If you have a certified NAS storage device, then you can create zero-padded files in an NFS mounted directory and use those files as disk devices in an Oracle ASM disk group.
- If necessary, create an exported directory for the disk group files on the NAS device.
- Switch user to
- Create a mount point directory on the local system.
# mkdir -p /mnt/oracleasm
- To ensure that the NFS file system is mounted when the system restarts, add an entry for the file system in the mount file
- Enter a command similar to the following to mount the NFS on the local system:
# mount /mnt/oracleasm
- Choose a name for the disk group to create, and create a directory for the files on the NFS file system, using the disk group name as the directory name. For example, if you want to set up a disk group for a sales database:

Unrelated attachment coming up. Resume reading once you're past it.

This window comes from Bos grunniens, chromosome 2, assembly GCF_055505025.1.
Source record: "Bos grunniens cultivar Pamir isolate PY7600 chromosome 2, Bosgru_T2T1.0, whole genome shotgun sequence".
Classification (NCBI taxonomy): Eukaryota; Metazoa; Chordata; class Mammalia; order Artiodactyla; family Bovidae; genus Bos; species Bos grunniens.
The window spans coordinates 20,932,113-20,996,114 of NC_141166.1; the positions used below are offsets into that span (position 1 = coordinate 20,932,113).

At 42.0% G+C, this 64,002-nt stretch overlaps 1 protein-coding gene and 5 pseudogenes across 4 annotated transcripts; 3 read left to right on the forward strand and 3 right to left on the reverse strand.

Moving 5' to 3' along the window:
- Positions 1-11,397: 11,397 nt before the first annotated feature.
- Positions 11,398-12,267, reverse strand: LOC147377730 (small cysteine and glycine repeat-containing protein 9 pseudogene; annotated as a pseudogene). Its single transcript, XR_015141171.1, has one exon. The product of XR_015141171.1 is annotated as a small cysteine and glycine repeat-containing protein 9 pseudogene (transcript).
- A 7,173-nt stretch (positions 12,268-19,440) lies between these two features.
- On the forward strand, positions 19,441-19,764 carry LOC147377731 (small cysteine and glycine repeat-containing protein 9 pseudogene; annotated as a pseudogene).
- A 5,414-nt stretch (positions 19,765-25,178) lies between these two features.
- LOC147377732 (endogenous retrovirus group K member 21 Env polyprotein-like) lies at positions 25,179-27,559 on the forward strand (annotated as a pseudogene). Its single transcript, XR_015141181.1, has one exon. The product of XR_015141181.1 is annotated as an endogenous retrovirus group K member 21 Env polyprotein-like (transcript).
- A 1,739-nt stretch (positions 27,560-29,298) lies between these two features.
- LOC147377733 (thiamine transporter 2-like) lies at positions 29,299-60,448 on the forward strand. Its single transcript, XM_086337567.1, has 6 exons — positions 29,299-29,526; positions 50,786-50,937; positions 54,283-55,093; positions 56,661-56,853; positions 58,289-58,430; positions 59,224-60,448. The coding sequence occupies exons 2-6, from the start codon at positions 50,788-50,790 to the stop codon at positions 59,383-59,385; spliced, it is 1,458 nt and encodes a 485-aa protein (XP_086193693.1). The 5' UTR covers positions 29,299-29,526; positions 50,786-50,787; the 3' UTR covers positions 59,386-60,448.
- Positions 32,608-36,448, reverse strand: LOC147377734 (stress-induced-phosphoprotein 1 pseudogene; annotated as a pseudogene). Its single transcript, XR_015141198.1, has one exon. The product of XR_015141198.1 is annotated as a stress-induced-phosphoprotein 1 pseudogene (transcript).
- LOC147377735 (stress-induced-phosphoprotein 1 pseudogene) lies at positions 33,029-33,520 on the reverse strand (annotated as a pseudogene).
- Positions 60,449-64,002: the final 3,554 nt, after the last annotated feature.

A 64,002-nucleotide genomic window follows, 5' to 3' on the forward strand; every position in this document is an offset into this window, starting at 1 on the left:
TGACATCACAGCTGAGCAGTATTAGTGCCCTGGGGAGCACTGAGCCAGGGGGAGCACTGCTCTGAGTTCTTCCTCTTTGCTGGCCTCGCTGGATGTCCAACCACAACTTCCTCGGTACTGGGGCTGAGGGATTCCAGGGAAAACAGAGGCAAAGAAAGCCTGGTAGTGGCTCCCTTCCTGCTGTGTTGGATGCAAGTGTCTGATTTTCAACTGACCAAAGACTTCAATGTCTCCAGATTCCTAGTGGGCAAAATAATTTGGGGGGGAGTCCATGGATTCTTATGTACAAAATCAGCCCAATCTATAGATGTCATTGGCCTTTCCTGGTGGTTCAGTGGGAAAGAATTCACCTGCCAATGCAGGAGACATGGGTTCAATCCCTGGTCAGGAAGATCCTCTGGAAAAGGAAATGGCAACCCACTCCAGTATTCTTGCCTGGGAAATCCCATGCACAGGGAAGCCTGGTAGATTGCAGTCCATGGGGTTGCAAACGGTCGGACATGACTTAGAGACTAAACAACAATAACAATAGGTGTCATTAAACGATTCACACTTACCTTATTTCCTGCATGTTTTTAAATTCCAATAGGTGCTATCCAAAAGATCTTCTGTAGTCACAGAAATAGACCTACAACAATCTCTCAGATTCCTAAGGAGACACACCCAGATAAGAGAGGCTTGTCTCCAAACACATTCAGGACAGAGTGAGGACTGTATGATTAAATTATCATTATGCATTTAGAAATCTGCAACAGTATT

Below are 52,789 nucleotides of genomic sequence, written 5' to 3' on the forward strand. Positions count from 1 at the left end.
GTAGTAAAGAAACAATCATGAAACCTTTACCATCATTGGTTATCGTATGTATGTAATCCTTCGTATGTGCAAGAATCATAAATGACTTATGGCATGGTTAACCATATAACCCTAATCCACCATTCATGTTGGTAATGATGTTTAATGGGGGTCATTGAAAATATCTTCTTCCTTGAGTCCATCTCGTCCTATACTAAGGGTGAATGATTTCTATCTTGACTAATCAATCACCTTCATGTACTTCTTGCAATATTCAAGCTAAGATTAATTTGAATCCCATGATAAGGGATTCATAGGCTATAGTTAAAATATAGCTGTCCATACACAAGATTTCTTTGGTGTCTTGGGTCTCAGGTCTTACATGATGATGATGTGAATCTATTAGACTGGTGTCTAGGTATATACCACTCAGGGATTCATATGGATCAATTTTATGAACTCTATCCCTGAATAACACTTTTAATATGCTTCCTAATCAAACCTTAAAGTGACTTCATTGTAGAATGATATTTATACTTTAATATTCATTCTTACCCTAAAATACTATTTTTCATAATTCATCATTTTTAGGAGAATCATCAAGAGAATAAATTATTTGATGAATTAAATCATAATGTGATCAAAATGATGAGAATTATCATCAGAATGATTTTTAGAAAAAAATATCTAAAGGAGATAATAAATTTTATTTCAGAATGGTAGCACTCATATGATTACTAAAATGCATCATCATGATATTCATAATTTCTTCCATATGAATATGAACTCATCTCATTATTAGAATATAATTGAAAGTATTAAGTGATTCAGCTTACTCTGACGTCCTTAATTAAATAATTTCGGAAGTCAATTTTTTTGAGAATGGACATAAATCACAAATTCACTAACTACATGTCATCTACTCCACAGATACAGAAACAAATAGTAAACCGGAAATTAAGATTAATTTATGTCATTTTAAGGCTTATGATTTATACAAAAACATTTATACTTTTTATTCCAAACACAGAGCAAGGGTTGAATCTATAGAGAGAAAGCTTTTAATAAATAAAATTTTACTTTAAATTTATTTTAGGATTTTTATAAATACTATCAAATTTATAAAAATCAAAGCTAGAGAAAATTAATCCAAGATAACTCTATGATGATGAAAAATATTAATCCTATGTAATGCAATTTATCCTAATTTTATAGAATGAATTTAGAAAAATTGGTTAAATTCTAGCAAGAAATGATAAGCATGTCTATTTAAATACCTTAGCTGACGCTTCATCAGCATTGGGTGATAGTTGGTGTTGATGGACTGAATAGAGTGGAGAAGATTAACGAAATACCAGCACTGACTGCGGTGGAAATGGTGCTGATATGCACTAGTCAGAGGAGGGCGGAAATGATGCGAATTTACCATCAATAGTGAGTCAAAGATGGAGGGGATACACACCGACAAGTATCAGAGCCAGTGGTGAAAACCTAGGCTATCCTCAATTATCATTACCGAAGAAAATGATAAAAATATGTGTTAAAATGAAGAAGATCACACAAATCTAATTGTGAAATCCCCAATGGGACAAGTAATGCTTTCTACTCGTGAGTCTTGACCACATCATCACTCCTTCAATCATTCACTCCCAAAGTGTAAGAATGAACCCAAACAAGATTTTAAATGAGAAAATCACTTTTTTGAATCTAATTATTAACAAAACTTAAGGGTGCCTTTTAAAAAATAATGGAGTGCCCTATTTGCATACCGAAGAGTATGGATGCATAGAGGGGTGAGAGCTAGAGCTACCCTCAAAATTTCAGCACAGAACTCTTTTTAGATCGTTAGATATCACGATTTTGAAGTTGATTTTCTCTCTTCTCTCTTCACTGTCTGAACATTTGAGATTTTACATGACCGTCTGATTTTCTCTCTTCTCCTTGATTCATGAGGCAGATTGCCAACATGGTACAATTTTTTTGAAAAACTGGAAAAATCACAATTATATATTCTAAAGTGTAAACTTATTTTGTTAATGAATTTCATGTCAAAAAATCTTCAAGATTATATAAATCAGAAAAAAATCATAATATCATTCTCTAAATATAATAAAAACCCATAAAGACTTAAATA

# mkdir /mnt/oracleasm/sales1
- Use commands similar to the following to create the required number of zero-padded files in this directory:
# dd if=/dev/zero of=/mnt/oracleasm/sales1/disk1 bs=1024k count=1000
This example creates 1 GB files on the NFS file system. You must create one, two, or three files respectively to create an external, normal, or high redundancy disk group.
Note:Creating multiple zero-padded files on the same NAS device does not guard against NAS failure. Instead, create one file for each NAS device and mirror them using the Oracle ASM technology.
- Enter commands similar to the following to change the owner, group, and permissions on the directory and files that you created:
# chown -R grid:asmadmin /mnt/oracleasm # chmod -R 660 /mnt/oracleasmIn this example, the installation owner is
gridand the OSASM group is
- During Oracle Database installations, edit the Oracle ASM disk discovery string to specify a regular expression that matches the file names you created.